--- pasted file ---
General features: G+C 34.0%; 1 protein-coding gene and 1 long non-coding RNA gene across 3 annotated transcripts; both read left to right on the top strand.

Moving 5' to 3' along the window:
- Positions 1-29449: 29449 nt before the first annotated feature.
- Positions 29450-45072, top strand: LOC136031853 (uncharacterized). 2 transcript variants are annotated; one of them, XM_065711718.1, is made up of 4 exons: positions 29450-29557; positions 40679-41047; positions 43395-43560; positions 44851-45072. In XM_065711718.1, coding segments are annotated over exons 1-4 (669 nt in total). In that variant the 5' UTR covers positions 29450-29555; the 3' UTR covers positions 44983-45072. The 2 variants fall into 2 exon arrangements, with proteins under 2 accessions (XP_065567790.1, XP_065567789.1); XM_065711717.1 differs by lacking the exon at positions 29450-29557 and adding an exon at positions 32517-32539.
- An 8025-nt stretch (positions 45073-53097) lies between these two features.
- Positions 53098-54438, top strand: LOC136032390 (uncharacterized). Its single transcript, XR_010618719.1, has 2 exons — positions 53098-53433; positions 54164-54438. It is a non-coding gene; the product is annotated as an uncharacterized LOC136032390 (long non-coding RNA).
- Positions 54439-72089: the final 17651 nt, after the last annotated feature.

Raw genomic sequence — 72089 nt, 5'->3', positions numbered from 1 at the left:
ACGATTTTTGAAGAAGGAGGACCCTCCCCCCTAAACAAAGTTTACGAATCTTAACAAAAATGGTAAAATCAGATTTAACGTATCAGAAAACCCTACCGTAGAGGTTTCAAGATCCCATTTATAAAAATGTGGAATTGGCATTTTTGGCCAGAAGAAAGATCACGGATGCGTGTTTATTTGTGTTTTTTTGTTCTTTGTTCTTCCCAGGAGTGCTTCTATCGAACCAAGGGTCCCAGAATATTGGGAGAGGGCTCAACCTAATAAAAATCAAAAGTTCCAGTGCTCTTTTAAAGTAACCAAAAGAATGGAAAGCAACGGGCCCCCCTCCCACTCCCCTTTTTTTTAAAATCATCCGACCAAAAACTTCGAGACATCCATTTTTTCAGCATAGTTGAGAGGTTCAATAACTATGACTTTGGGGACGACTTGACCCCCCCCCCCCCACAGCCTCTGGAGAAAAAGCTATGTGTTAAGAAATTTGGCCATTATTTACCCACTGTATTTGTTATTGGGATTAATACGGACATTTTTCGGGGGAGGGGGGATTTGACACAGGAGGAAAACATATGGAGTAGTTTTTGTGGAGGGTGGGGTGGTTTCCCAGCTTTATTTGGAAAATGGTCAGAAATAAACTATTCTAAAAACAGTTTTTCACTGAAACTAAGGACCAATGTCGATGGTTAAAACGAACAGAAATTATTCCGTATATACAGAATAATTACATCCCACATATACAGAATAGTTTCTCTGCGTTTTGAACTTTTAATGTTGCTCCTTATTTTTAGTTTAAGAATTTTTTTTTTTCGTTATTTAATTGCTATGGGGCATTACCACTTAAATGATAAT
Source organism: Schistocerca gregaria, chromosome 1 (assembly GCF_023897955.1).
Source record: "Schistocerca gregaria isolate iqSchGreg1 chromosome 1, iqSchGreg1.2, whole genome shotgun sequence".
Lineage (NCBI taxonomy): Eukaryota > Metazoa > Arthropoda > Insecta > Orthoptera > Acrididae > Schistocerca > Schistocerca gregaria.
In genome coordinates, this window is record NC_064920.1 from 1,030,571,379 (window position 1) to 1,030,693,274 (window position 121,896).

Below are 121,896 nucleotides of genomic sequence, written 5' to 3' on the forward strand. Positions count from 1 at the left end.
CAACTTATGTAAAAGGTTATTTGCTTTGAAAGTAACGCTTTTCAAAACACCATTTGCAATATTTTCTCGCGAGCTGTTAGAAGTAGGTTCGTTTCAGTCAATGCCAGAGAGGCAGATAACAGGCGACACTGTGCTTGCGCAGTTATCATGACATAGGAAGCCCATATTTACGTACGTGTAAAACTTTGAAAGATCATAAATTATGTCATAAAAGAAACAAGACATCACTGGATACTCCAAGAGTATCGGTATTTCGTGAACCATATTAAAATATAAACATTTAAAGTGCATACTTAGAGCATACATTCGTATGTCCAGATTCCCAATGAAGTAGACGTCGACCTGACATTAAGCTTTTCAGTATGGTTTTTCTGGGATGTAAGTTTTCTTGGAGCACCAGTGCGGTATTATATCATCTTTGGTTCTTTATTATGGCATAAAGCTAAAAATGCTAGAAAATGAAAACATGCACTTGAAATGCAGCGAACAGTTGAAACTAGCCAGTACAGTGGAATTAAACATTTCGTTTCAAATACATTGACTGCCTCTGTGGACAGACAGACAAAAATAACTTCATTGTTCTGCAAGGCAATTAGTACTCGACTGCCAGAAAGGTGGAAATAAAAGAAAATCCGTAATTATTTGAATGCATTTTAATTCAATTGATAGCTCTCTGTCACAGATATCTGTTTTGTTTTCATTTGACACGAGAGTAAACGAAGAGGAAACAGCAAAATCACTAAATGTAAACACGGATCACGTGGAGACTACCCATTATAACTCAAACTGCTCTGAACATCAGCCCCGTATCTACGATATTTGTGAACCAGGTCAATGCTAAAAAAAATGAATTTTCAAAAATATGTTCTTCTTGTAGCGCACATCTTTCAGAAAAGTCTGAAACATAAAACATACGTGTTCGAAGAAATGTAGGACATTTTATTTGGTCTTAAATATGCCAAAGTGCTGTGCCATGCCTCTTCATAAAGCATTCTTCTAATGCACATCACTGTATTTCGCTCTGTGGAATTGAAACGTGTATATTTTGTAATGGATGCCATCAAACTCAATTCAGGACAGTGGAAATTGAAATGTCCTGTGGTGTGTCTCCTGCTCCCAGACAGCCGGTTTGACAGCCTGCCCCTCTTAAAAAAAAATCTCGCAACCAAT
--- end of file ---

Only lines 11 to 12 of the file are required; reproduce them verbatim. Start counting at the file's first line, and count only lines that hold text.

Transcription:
Source record: "Schistocerca gregaria isolate iqSchGreg1 chromosome 1, iqSchGreg1.2, whole genome shotgun sequence".
Lineage (NCBI taxonomy): Eukaryota > Metazoa > Arthropoda > Insecta > Orthoptera > Acrididae > Schistocerca > Schistocerca gregaria.